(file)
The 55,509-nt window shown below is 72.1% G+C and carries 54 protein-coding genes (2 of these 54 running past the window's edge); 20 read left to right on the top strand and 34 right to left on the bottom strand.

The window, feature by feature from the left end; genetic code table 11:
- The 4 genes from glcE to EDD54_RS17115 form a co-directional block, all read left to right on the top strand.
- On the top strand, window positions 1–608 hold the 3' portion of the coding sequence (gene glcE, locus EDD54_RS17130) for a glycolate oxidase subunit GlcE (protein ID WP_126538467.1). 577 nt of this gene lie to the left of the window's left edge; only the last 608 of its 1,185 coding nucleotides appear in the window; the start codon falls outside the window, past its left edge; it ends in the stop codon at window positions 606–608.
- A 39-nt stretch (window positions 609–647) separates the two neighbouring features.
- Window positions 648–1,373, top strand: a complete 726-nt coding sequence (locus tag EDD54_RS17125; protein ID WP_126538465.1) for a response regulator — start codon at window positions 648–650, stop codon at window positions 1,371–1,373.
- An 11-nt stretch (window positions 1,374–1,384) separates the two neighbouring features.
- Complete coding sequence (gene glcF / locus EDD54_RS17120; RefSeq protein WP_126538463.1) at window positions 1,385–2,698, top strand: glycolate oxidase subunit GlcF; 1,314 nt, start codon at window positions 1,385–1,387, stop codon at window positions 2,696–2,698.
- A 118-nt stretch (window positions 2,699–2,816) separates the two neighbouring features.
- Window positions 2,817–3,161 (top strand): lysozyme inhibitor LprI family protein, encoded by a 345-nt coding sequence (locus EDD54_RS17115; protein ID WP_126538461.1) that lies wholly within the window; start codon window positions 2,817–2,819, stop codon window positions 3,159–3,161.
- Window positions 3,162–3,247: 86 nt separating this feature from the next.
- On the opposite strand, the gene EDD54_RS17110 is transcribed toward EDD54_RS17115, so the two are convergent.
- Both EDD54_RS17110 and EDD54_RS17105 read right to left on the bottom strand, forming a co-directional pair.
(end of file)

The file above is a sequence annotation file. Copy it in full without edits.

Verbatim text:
The 55,509-nt window shown below is 72.1% G+C and carries 54 protein-coding genes (2 of these 54 running past the window's edge); 20 read left to right on the top strand and 34 right to left on the bottom strand.

The window, feature by feature from the left end; genetic code table 11:
- The 4 genes from glcE to EDD54_RS17115 form a co-directional block, all read left to right on the top strand.
- On the top strand, window positions 1–608 hold the 3' portion of the coding sequence (gene glcE, locus EDD54_RS17130) for a glycolate oxidase subunit GlcE (protein ID WP_126538467.1). 577 nt of this gene lie to the left of the window's left edge; only the last 608 of its 1,185 coding nucleotides appear in the window; the start codon falls outside the window, past its left edge; it ends in the stop codon at window positions 606–608.
- A 39-nt stretch (window positions 609–647) separates the two neighbouring features.
- Window positions 648–1,373, top strand: a complete 726-nt coding sequence (locus tag EDD54_RS17125; protein ID WP_126538465.1) for a response regulator — start codon at window positions 648–650, stop codon at window positions 1,371–1,373.
- An 11-nt stretch (window positions 1,374–1,384) separates the two neighbouring features.
- Complete coding sequence (gene glcF / locus EDD54_RS17120; RefSeq protein WP_126538463.1) at window positions 1,385–2,698, top strand: glycolate oxidase subunit GlcF; 1,314 nt, start codon at window positions 1,385–1,387, stop codon at window positions 2,696–2,698.
- A 118-nt stretch (window positions 2,699–2,816) separates the two neighbouring features.
- Window positions 2,817–3,161 (top strand): lysozyme inhibitor LprI family protein, encoded by a 345-nt coding sequence (locus EDD54_RS17115; protein ID WP_126538461.1) that lies wholly within the window; start codon window positions 2,817–2,819, stop codon window positions 3,159–3,161.
- Window positions 3,162–3,247: 86 nt separating this feature from the next.
- On the opposite strand, the gene EDD54_RS17110 is transcribed toward EDD54_RS17115, so the two are convergent.
- Both EDD54_RS17110 and EDD54_RS17105 read right to left on the bottom strand, forming a co-directional pair.